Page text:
Teens Curate MFA's ‘Black Histories, Black Futures' Exhibit, and ‘It Feels Really Good'

The exhibit, "Black Histories, Black Futures," challenges stereotypes and celebrates African-American history; the museum has described it as "a centerpiece of its yearlong 150th celebration"

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For the stereotype-busting "Black Histories, Black Futures" exhibition, the Museum of Fine Arts in Boston handed over the keys to a group of students of color.

Armani Rivas, a junior at John D. O’Bryant School of Mathematics and Science, had never been to the MFA before. Now he's one of the teenage curators hand-picked provocative works of art for "Black Histories, Black Futures," challenging stereotypes and celebrating African-American history in an exhibit the museum has described as "a centerpiece of its yearlong 150th celebration."

The idea for the paid internships that led to the exhibit were conceived in 2017 and was developed as part of planning for the museum's 150th anniversary celebration, according to the museum.

The internships also came in the wake of a May 2019 incident when a group of Davis Leadership Academy students said they were racially targeted there on a field trip.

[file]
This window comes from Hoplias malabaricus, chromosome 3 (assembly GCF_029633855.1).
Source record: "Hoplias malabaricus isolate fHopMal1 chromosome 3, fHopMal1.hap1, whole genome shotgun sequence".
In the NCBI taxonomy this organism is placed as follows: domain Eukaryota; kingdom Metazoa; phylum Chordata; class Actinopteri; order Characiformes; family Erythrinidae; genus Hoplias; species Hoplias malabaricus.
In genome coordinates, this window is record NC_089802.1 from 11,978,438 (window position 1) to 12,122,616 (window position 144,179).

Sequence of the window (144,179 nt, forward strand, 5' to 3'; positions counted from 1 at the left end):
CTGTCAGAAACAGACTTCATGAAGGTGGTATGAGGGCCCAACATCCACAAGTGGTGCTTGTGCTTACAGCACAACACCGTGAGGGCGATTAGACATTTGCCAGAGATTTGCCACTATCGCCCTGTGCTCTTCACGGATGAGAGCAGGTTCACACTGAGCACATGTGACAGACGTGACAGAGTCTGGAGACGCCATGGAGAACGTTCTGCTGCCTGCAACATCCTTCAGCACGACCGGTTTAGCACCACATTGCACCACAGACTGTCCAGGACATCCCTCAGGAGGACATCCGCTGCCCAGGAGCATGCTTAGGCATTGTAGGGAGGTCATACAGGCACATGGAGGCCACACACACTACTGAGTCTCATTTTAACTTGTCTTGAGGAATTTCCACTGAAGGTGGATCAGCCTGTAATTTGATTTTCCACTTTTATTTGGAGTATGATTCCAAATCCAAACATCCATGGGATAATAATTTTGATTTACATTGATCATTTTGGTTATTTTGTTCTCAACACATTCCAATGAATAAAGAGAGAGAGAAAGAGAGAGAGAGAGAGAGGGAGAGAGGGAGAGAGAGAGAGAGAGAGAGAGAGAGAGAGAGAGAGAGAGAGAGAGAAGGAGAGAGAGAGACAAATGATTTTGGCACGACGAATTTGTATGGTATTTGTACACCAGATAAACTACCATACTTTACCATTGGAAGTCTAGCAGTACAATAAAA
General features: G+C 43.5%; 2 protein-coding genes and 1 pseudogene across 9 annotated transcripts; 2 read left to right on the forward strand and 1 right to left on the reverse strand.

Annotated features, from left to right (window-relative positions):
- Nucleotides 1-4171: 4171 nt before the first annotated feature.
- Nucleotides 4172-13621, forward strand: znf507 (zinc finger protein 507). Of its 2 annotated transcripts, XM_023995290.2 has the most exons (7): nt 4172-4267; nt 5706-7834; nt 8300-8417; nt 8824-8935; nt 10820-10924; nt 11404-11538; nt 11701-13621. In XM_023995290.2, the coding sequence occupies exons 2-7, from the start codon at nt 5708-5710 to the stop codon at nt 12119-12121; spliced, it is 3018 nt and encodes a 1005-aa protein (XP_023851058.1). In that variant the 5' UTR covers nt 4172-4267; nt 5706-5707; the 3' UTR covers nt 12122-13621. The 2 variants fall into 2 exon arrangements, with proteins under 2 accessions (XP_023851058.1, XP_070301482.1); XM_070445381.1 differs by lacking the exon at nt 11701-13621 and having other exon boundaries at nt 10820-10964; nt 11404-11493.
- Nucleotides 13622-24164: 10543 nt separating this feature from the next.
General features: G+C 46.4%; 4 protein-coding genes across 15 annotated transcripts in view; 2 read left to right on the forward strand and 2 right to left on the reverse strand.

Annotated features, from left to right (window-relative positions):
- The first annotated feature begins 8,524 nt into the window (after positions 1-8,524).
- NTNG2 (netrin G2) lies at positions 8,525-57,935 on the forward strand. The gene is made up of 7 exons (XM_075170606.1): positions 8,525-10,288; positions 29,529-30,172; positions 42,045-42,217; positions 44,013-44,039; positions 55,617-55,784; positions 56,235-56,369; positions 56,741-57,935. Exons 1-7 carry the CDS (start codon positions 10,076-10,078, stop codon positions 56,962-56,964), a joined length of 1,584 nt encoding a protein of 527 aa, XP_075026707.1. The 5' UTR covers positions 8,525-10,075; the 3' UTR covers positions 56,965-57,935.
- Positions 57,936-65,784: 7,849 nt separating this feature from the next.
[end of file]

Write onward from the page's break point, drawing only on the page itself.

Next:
The museum apologized, banned two patrons and committed to ongoing staff training.

"It feels really good to be that voice that kind of just changes the narrative in an institution like this," said Jennifer Rosa, a senior at John D. O'Bryant.

The Boston Museum of Fine Arts is responding to complaints of racism after a field trip.

The students didn't have a background in art but were trained in curation for the exhibit, even writing the captions that accompany the pieces.

"I feel joy every time I see people walking through, to see their reaction and smile enjoying the labels that I wrote," said Jadon Smith, another John D. O'Bryant junior.

(Other students involved were from Wellesley High School, Dr. William W. Henderson Inclusion School and The English High School.)

Among the work the museum has done since last year's incident is implicit bias training, designed to reveal the ways people might unconsciously discriminate, and how to improve customer service, said Makeeba McCreary, chief of learning and community engagement at the museum.

"This traditionally has been a space where young people don’t see themselves. They don't see themselves on the walls. We changed that," McCreary said.

The exhibit runs through June 2021.

Editor's note: An earlier version of this story said the internships came in response to the May 2019 incident. The museum says planning for the internships began in 2017.

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